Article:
CASTLE Lager Premier Soccer League (PSL) coaches have welcomed the tiki-taka philosophy after finishing their two-day coaching clinic under the La Masia coaches from FC Barcelona — Isaac Orio Guerrero Hernandez and Daniel Bigas Alsina — at the National Sports Stadium yesterday.
PSL coaches and their team captains attended the coaching clinic.
La Masia is the famous Barcelona academy credited for being the conveyor belt of talent which has churned out some of the finest footballers on this planet who include Lionel Messi, Carles Puyol, Xavi Hernandez, Thiago Motta, Cesc Fabregas, Pedro, Sergio Busquets and Andres Iniesta, among others.
The two coaches have been in the country under the partnership between FC Barcelona and SABMiller, in which Castle Lager is the official beer brand for the former European champions. They left for Zambia yesterday for a similar coaching clinic, but Zimbabwean coaches have learnt a lot from the masters of the passing game.
What the coaches said:
Methembe Ndlovu (Bantu Rovers): “This is a very useful system. We are getting the concepts, but it is being rushed. It needs time, but at Bantu Rovers we play an almost similar system. We play a passing game. We have been thriving on a passing game and we will try to implement what we have learnt from this course.”
Joey Antipas (Chicken Inn): “Barcelona is one of the best teams in the world and we have learnt a lot from their passing game. Our game has not been really putting emphasis on possession and passing. It’s good that we have all the Premier Soccer League coaches here. It will go a long way in helping develop our football although it needs a lot of time.”
Jostein Mathuthu (Black Rhinos): “It’s a very rich coaching clinic. We have learnt a lot, but sometimes it might not be suitable for the position that my team is on the log because you need time to implement it. The other problem is that we need more time to grasp all the concepts. I am crying foul on the time frame because you may not be able to grasp all the concepts. We need more time.”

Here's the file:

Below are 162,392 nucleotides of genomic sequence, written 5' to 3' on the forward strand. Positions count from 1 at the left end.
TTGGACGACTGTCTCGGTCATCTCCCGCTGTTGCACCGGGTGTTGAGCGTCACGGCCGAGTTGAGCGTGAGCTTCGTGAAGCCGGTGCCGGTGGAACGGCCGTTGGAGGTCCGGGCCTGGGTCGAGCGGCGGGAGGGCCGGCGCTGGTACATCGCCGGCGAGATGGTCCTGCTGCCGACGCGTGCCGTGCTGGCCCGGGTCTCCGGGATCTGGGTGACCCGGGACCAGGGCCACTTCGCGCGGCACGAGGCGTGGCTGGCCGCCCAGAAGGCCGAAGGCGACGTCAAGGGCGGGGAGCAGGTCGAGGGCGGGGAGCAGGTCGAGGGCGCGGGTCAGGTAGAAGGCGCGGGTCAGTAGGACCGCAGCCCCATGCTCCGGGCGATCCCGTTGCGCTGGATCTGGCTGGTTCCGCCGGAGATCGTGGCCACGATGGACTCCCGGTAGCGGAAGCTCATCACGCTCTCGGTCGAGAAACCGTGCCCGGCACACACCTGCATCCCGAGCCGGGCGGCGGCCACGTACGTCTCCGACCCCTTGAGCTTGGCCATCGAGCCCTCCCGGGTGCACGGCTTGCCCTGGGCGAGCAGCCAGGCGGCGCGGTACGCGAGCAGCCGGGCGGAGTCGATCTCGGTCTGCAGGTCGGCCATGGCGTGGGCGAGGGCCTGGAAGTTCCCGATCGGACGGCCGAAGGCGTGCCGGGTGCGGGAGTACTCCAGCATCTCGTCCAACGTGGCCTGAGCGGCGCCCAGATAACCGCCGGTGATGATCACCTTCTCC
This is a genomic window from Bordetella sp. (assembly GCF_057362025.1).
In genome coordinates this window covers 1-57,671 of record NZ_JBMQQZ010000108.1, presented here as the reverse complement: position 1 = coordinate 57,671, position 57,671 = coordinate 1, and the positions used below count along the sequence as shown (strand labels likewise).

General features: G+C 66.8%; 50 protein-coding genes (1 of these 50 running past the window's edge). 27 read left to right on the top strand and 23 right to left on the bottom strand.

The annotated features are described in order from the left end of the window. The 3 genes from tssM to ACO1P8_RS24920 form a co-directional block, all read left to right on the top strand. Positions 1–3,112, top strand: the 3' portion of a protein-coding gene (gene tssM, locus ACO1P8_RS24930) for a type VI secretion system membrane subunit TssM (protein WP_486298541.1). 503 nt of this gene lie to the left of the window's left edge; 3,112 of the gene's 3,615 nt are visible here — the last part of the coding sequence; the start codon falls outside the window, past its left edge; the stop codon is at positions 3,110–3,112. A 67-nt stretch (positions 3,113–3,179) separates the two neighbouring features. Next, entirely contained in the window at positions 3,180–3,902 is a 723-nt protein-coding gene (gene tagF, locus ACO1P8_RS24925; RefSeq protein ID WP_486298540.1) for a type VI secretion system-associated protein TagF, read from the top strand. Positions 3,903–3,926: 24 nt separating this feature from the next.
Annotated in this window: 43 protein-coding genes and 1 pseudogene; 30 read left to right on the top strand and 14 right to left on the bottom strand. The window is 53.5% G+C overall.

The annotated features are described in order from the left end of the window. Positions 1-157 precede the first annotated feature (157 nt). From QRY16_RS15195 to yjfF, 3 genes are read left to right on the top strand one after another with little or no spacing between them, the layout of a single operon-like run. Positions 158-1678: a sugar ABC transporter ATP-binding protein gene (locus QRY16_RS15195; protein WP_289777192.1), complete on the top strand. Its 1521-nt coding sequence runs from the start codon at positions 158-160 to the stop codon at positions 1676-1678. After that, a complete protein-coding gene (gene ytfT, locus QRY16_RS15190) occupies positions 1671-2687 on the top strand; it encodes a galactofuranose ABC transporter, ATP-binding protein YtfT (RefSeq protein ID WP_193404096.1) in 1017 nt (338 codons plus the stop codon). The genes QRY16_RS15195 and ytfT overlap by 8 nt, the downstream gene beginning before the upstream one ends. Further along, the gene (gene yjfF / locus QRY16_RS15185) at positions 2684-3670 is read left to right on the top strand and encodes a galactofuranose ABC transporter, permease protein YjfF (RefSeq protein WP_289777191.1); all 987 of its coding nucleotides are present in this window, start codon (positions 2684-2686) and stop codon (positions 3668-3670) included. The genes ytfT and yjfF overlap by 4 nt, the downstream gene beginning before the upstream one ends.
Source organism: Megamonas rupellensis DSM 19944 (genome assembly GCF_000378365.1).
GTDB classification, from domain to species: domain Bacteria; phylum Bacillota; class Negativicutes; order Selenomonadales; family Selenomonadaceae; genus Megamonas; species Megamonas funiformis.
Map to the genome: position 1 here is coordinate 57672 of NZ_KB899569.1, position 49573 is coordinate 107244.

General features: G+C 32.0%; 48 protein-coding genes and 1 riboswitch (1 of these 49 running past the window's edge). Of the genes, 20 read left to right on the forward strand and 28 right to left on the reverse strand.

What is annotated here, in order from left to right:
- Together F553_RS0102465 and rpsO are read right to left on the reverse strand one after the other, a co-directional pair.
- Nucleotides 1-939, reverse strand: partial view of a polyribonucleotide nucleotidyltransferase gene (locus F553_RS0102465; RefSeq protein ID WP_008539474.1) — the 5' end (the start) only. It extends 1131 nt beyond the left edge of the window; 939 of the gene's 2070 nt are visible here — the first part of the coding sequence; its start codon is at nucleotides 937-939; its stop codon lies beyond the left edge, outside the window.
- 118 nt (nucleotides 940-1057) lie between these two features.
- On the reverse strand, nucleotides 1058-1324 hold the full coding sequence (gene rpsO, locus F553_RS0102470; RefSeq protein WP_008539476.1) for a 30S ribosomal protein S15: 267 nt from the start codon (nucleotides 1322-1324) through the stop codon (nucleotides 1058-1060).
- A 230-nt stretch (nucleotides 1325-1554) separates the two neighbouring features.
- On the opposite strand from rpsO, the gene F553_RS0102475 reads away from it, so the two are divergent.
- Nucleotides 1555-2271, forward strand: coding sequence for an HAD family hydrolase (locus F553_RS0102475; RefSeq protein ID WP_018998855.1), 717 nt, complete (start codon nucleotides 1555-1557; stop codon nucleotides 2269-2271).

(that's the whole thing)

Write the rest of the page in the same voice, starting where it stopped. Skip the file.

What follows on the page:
John Nyikadzino (Chapungu): “It has been a very good coaching course, but its implementation sometimes depends on the playing personnel you have. You also need to start it when the players are still very young at around six years. That is the only way it can bear fruits.”
Timothy Masachi (Buffaloes): “It has been an eye-opener, but we have to groom our own players using the system, not this business of buying from other teams. It will be difficult to have new players adjust to your philosophy. There is no doubt passing is a weapon in football, it tires opponents, but you need to gradually implement it.”
Bigboy Mawiwi (Harare City): “It’s a very good system which has been beneficial to all of us, but it’s not applicable where there are no proper structures. You need a long-term investment and proper structures. So you need all football stakeholders to be involved to take our game to another level.”
Kelvin Kaindu (Highlanders): “It’s a very good programme, but it takes time. It’s a long-term programme and we will try to implement, but it cannot be done overnight.”
Taurai Mangwiro(Caps United): “It’s an important coaching course which helps us to keep abreast of modern trends in football. I share the vision of a passing game. It requires a lot of repetition and eventually we will get there. I think at Caps United we are on track.”
Biggie Zuze (Triangle): “It has been very educative, but it’s a system that has to start from the juniors right to the senior national team like the case in Spain. That is why Barcelona and the Spain national team have been dominating tournaments. It is easy for those that graduate into the senior team, but it has been an eye-opener for everyone here”.
Lloyd Mutasa (FC Platinum): “It’s refreshing to have this kind of course. It instils confidence into our game and we will try to emulate what they do. I have always been a Barcelona supporter and I think this will go a long way in helping us as a team. It will help us to fulfil our objective, which is to win matches while keeping possession.”
Saul Chaminuka (ZPC Kariba): “We have learnt a lot from this course. I have been taught by some instructors that tactics are not taught at an early stage with emphasis being on things like ball control and passing. But here I have been taught that players are taught tactics at a very early age. They should know their positions and I believe this is why Europe is always ahead of us in terms of football.”
Kalisto Pasuwa (Dynamos): “This is a very good programme. We have learnt so much from this course. It puts emphasis on teaching players at a very early age and it would have been more helpful if the football administrators would have attended also.”